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Youtube Video flagged as inappropriate

Last week one of my most popular videos detailing how I hacked Unifi accounts was ‘flagged’ as inappropriate in YouTube–apparently it was in violation of their community guidelines.

As such my video was made unavailable and essentially deleted from Youtube.

I was upset.

The email I received from YouTube, gave no indication as to what I did wrong, and even though it states that someone have viewed my video, the language used suggest this was just an automated message sent to my inbox. Nowhere does it suggest an actual human viewed my video and made a judgement, and even worse no justification was given for the removal of the video other than it was ‘flagged’.

Regarding your account: Keith Rozario

The YouTube Community has flagged one or more of your videos as inappropriate. Once a video is flagged, it is reviewed by the YouTube Team against our Community Guidelines. Upon review, we have determined that the following video(s) contain content in violation of these guidelines, and have been disabled:

Everyone hates spam. Misleading descriptions, tags, titles or thumbnails designed to increase views are not allowed. It’s also not okay to post large amounts of untargeted, unwanted or repetitive content, including comments and private messages.

Your account has received one Community Guidelines warning strike, which will expire in six months. Additional violations may result in the temporary disabling of your ability to post content to YouTube and/or the permanent termination of your account.

For more information on YouTube‘s Community Guidelines and how they are enforced, please visit the help center.

Please note that deleting this video will not resolve the strike on your account. For more information about how to appeal a strike, please visit thispage in the help center.

Sincerely, 

The YouTube Team

Now the video is one of my favorites, and garnered more than 15,000 views before it was taken offline. Youtube allows ‘hacking’ content on their site, as the multiple DefCon and ScmooCon videos can attest to. So the only message I got was that the video was ‘misleading’ and considered spam.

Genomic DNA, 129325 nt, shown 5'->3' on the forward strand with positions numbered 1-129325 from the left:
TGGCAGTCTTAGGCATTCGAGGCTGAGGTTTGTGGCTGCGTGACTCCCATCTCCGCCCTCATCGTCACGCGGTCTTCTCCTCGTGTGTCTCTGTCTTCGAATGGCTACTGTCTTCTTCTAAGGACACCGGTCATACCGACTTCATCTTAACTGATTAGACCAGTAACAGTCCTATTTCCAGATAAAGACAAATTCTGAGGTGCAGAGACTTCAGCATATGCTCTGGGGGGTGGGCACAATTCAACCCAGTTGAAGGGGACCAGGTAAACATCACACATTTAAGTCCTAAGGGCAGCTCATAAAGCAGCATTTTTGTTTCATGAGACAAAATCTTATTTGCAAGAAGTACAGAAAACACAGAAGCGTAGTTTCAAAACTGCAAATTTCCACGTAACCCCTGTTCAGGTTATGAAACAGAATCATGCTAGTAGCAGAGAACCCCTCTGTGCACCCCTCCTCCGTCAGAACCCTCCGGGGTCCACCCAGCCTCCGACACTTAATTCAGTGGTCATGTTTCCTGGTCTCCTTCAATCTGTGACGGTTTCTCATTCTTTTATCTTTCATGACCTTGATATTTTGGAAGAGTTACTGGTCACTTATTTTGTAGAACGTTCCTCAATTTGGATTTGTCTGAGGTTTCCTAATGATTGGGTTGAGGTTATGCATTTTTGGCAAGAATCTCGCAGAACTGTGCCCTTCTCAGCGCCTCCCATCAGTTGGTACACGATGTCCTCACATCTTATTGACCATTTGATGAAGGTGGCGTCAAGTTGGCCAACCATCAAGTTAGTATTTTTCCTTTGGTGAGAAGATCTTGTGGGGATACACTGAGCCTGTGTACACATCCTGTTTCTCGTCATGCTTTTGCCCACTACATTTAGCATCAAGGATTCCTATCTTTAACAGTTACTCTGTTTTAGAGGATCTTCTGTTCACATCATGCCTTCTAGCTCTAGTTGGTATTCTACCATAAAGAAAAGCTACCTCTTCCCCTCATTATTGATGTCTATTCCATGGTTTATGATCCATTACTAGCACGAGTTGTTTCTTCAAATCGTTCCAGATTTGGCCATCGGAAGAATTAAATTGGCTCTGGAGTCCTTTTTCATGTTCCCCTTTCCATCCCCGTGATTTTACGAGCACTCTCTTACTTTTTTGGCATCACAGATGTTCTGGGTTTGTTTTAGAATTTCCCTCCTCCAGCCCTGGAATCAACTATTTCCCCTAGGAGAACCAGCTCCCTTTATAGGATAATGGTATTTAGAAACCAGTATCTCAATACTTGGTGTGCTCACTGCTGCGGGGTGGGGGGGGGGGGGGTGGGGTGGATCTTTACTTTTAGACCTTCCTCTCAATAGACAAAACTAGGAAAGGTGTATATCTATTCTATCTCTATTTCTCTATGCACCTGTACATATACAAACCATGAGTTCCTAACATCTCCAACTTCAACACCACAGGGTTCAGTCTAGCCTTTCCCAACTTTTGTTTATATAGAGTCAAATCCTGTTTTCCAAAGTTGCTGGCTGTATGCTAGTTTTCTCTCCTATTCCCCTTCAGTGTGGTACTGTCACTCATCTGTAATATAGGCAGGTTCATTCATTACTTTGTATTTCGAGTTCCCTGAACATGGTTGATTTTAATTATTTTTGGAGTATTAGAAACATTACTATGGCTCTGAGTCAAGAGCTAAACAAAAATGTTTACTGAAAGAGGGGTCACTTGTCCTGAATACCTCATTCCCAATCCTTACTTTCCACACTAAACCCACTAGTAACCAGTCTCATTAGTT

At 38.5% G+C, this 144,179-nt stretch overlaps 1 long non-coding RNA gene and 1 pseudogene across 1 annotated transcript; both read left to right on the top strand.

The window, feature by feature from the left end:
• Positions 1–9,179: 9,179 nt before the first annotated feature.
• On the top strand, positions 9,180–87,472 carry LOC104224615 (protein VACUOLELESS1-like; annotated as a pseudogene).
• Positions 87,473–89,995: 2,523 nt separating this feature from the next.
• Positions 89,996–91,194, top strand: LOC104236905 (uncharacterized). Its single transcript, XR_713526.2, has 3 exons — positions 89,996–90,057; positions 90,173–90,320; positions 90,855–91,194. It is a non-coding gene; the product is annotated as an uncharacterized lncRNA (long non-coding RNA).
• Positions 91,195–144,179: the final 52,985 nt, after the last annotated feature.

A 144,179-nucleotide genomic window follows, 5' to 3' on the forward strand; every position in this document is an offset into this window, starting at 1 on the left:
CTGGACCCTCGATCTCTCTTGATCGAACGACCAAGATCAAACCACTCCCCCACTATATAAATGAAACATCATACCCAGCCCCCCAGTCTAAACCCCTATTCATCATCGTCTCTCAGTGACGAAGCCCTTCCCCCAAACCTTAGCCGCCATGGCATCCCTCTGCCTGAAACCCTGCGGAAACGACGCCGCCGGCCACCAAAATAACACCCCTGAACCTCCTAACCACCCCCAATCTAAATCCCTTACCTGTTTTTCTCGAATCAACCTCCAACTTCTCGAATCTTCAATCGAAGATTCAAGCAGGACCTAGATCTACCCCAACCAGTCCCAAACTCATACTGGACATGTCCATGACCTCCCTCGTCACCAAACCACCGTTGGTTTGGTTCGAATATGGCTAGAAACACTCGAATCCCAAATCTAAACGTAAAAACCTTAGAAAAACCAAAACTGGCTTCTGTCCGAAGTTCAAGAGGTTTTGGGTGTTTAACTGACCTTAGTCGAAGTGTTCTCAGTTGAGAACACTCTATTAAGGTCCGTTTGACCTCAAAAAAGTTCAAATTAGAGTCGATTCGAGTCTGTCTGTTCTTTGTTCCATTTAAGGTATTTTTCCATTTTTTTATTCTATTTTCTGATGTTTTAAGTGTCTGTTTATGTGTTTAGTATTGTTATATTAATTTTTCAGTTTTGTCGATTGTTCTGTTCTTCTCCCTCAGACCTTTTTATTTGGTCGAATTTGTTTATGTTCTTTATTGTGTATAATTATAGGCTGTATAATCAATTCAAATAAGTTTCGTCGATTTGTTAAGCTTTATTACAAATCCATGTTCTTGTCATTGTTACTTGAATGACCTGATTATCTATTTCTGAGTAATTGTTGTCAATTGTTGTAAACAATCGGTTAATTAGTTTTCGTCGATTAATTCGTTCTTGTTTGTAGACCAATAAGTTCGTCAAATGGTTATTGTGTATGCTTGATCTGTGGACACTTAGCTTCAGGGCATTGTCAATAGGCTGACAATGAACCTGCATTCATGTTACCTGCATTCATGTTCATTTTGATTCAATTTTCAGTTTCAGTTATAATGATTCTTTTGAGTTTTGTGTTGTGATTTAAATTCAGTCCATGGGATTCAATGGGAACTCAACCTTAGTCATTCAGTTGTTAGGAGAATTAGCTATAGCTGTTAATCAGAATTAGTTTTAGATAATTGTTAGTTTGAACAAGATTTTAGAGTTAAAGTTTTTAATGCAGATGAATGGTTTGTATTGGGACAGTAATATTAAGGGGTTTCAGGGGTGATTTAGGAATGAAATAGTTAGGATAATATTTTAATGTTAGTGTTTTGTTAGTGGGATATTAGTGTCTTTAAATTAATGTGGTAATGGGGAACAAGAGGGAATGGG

I made no intention to mis-lead anyone. The video clearly demonstrates how anyone can hack into a Unifi router using Shodan, and from there actually obtain WiFi passwords as well as the Unifi passwords. So I didn’t quite understand why I was being punished when the video demonstrated exactly what the title suggest.

In any case, Youtube allowed for a appeal, which I made, and once again I received an automated reply that didn’t provide any useful information.

Dear Keith Rozario:

Thank you for submitting your video appeal to YouTube.

After further review of the content, we’ve determined that your video does violate our Community Guidelines and have upheld our original decision. We appreciate your understanding.

Sincerely,

— The YouTube Team

Haih.

I have no power over Youtube, and nowhere to plead my case. In fact there were more likes for the video than dislikes, and my intentions were sincere and I have no idea what they considered ‘inappropriate and misleading’, and the whole experience has left me disappointed and upset with Youtube.

However, Youtube may be the biggest player on the block, but certainly not the only player, and I’ve moved the video to Vimeo instead. Here’s the video embedded below, if you think if was mis-leading or not, please let me know. I’ve got nothing to work with from Google.

Hacking Unifi Dlink routers using Shodan from Keith Rozario on Vimeo.
 

 

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